Employers offering ‘silly money’ in effort to fill cybersecurity positions
Amid big tech layoffs, there is a sector in desperate need of more employees — cybersecurity.
WFLX looked into the boom in demand and the ramifications of a small workforce pool.
Think of them like digital security guards.
With how much time everyone spends using the internet, we want people to protect that information.
Companies are seeking cybersecurity experts to protect all of that data. There's a high demand for those jobs but not enough workers.
Imagine a community with no cops to protect your homes. The streets could look like the wild wild west.
In some ways, that's the internet right now.
"You have firms that have been looking for six months to a year throwing silly money, and they can't find anybody," Alan Crowetz, the owner of Infostream, an information technology support firm that offers cybersecurity, said.
He said demand for these positions has "gone through the ceiling."
But the supply of cybersecurity experts is low. Cyberseek, a cybersecurity career tool website, said there are only enough workers to fill 68% of the cybersecurity jobs employers need in the U.S.
It also shows Florida is among the top five states with the highest number of job openings in cybersecurity — close to 40,000. In a quick search online, WFLX found 182 related job openings within 50 miles of West Palm Beach, paying up to $180,000 a year.
"It's a totally new arena, totally new domain. We live, work and play online now, therefore the world of security has to expand and broaden to address the way people are living, working and playing," Palm Beach State College Professor Dwight Elliott said.
Elliott teaches cybersecurity at Palm Beach State College. He said the college is working to expand its curriculum to keep up with the growing demands of a digital economy.
"They say follow the money trail, pretty much, you know criminals as well are going to challenge or go after those digital assets online," Elliott said.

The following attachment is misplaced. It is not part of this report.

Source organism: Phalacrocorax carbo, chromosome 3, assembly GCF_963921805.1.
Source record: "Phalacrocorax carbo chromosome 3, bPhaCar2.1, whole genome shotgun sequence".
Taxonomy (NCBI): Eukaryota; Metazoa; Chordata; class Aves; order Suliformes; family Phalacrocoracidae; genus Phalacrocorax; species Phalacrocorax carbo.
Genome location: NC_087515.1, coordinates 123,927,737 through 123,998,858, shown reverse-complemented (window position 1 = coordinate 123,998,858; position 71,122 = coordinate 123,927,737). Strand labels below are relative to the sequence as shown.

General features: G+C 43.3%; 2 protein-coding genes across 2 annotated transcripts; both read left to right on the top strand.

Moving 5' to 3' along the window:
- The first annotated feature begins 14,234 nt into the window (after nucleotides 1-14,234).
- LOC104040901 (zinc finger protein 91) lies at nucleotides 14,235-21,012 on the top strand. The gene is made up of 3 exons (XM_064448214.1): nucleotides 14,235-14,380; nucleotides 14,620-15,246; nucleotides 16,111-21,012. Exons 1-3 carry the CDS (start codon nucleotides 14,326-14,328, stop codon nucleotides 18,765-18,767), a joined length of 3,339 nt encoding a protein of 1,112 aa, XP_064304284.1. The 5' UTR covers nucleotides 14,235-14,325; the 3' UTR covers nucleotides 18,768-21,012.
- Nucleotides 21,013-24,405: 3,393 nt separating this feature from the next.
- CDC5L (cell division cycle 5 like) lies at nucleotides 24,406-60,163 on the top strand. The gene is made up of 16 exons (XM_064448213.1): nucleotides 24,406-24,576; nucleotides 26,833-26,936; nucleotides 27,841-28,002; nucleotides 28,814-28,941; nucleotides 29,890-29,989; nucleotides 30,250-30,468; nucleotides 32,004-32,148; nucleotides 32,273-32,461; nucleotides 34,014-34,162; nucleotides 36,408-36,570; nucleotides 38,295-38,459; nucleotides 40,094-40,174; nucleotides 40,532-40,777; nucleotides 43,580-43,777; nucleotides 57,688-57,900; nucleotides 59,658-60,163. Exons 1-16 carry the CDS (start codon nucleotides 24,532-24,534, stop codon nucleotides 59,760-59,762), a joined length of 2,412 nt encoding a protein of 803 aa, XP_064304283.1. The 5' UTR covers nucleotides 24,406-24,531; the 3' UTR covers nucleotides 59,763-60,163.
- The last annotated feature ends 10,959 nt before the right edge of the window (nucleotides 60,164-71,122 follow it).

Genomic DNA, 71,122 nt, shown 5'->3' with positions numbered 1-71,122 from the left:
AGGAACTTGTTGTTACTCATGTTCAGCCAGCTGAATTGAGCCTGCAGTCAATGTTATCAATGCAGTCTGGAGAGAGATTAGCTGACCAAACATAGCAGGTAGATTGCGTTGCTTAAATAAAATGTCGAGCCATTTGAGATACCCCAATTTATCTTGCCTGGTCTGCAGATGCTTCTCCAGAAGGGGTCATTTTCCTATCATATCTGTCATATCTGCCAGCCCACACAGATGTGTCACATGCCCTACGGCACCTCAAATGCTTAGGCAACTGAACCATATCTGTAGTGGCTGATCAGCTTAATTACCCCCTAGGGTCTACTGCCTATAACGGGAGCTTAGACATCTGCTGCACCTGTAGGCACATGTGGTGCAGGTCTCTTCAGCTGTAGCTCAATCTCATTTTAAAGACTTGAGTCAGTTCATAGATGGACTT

Dr. Theo Owusu, who works for the information management program at the college, said in the last few years financial resources online have expanded. More people are working remotely, pushing companies to adapt to secure data.
"A lot of jobs never had somebody that was designated to oversee this, but now there's a need for it," Owusu said.
Students in information technology are seeing that. Graduate Marwan Abdulmalek said he initially started in computer engineering but switched his major.
"I worked as an IT, and I saw a growing need for cybersecurity professionals, especially here these days companies want to hire cybersecurity professionals," Abdulmalek said.
Crowetz said perhaps employees impacted by big tech layoffs will make the switch, but even he admits there are more bad guys than the "good guys" in cybersecurity.
"So, the massive amount of information you have online, that's out there in the world, is a target because there's not enough cops on the beat is what it boils down to," Crowetz said.
A cybersecurity grant Palm Beach State College recently received aims to create a pipeline of students from the Palm Beach County School District into associate and bachelor's degree programs in cybersecurity at the school.
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